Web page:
Reader Sarah e-mailed this request to me:
I’m short and small-boned and hourglass-shaped, and I can find lots of advice for dressing that body type (full skirts, v-necks, nipped waists, tailored pants, etc.). However, I feel like there’s a clash between my body type and other elements: my face (apple-cheeked, not conventionally pretty), my hair (very short), and my personality (tomboyish, casual). When I wear skirts and dresses, which I do think suit my body, I feel very self-conscious, like I don’t match what I’m wearing. Clothes that I feel more like myself in (bootcut jeans, casual graphic tees) do not make me look my best. I wonder if other women struggle with this type of conflict, and how they deal with it.
In my opinion, this is a very important question. And I’m sure it’s one that many of you grapple with, if not constantly then occasionally. The world is brimming with rules and opinions about what “works best” for your figure type, and in exploring those recommendations you may find that they DO make you look traditionally stylish … but that some of them feel wrong, costume-y, or just plain uncomfortable. There’s no one right way to resolve this conflict, of course, but here’s what I told Sarah:
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The “looking your best” you’re focusing on has to do with maxims of traditional figure flattery. As a petite, hourglass-shaped woman those maxims will definitely push you toward v-necks, belted waists, knee-length or above skirts, and lots of traditionally “feminine” silhouettes and garments that will define your figure and balance your proportions. And although those styles probably make you look great by magazine-approved beauty standards, you just don’t feel like yourself in them. And in my opinon? THAT is a far more important consideration.
Looking good can impact how you feel, leading you toward more self-care-focused activities or bolstering flagging confidence. This is why I write about that look good-feel good connection: Because for many women, dressing in ways that make them look amazing can help them unlock positive feelings about themselves overall. But since the socially-sanctioned “looking good” in your situation clashes so strongly with your internal self concepts and makes you feel disconnected from your physical self and appearance, this idea needs some tweaking. That connection works both ways: Feeling “off” or badly about how you’re dressed can really impact how you feel about your body and self. Negatively.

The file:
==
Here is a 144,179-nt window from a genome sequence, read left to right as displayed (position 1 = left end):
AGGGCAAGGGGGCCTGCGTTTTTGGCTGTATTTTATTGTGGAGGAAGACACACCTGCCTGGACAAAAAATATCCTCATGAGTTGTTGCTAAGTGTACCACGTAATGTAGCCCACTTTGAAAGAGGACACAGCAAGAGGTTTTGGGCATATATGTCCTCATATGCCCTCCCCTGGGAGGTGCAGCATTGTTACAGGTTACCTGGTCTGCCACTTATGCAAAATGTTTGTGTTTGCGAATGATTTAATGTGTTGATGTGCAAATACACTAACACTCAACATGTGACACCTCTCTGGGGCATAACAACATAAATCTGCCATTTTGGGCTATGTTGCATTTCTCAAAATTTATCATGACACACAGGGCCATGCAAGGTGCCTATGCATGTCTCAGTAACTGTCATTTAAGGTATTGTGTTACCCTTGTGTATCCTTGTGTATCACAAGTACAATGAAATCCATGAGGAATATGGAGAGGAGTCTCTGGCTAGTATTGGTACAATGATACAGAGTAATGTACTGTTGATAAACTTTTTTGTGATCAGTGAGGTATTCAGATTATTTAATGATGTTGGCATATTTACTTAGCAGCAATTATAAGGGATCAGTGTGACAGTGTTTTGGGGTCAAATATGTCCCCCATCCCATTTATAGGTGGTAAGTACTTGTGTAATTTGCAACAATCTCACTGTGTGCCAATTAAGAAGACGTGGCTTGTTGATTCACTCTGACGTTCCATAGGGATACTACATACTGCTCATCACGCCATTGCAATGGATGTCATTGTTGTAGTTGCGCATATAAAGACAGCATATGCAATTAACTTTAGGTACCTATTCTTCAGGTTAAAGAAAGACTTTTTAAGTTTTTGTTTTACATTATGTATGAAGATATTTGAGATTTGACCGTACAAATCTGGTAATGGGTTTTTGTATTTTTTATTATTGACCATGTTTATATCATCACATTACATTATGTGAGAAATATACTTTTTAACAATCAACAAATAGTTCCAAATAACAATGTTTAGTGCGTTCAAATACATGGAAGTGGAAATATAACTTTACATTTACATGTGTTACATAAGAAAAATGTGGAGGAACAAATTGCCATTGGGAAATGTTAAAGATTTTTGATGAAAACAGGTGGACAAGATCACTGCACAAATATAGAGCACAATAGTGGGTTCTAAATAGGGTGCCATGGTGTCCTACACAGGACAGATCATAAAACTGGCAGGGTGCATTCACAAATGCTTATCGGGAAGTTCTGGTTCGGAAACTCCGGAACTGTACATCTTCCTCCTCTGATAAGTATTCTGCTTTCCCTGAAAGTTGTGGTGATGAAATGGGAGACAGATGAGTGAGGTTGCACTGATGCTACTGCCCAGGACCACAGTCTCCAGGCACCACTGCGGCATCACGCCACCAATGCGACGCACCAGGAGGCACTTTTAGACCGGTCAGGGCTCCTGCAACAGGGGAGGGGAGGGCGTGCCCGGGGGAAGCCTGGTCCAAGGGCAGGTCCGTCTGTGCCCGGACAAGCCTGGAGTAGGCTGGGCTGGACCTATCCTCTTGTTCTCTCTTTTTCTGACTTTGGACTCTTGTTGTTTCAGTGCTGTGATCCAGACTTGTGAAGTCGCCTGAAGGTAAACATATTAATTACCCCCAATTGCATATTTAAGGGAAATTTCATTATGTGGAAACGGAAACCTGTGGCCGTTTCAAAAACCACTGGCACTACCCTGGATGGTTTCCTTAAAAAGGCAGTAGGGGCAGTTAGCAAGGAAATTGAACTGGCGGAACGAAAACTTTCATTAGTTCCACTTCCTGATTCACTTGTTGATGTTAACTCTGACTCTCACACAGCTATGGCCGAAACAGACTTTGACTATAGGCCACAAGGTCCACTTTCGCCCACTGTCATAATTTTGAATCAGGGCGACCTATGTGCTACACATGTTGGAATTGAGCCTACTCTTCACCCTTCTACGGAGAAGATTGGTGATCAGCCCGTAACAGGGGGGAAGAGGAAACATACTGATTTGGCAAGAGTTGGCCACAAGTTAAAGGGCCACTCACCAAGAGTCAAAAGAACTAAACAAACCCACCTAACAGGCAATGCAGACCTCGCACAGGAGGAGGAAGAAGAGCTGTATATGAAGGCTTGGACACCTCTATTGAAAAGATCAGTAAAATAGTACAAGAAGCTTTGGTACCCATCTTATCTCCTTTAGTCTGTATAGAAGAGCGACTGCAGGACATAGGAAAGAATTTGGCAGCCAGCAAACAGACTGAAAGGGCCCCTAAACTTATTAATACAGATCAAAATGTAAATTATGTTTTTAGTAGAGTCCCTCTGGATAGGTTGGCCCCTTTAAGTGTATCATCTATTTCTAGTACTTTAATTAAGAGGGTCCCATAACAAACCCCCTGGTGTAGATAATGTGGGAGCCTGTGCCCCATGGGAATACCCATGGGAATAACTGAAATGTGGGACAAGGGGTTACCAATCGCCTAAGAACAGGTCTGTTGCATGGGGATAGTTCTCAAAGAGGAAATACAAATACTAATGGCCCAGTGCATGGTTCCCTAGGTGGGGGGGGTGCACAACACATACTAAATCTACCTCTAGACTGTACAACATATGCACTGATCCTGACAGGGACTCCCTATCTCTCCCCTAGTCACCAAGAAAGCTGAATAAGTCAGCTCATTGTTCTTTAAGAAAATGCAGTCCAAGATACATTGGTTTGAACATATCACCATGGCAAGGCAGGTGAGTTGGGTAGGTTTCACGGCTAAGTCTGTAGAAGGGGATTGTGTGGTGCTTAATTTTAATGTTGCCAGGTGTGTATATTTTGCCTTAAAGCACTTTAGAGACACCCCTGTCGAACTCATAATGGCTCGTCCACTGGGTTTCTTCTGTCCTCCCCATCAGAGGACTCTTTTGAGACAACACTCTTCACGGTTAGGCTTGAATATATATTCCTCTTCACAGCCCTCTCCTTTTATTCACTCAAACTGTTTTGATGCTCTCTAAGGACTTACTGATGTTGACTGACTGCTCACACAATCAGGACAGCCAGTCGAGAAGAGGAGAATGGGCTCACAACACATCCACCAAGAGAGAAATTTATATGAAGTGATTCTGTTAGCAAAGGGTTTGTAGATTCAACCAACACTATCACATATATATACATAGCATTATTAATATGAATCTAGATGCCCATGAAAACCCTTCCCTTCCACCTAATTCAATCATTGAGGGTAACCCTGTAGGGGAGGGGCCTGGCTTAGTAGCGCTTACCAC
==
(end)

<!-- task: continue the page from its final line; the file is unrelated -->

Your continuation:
Dressing to conform to traditional style and figure-flattery rules is never, EVER required. By anyone. If anyone ever tells you that there is one right way to dress for your body type, please send them directly to me and I will slap them in the face with a large fish. It is your body, so you get to make the decisions about how to clothe and present it. End of story. OK, not end of story, but Very Important Bit of Story. You have experimented with the looks recommended to you by style experts and seen how those looks affect your figure. But if you feel more like yourself in casual, tomboyish attire – bootcuts, graphic tees – then that is your sartorial home base. And there is nothing wrong with that. As the very wise Erin said so eloquently back in the day, you don’t have to be “pretty.” In my opinion, it is far more valuable and important to be happy, fulfilled, engaged … pretty can help, but it’s very seldom the endgame.
It might be possible to merge the recommended and internal styles a bit. Since you’ve played around with skirts and belts and suchlike, you probably know which of those items really made you feel great about your body and your looks. Can any of those work their way into your home base style? Could you try a graphic tee tucked into one of those full skirts, maybe with a fun belt? Do a fitted v-neck with your bootcuts and a cool pair of oxfords? Maybe there is a sartorial middle-ground to be had.
But there might not be. And that’s completely fine. If dressing in those recommended clothes makes you feel like you’re pretending to be someone you’re not, that just won’t work. Not in the long run. You’ve got to wear clothing that makes you feel like yourself.
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Image courtesy Refinery Shop
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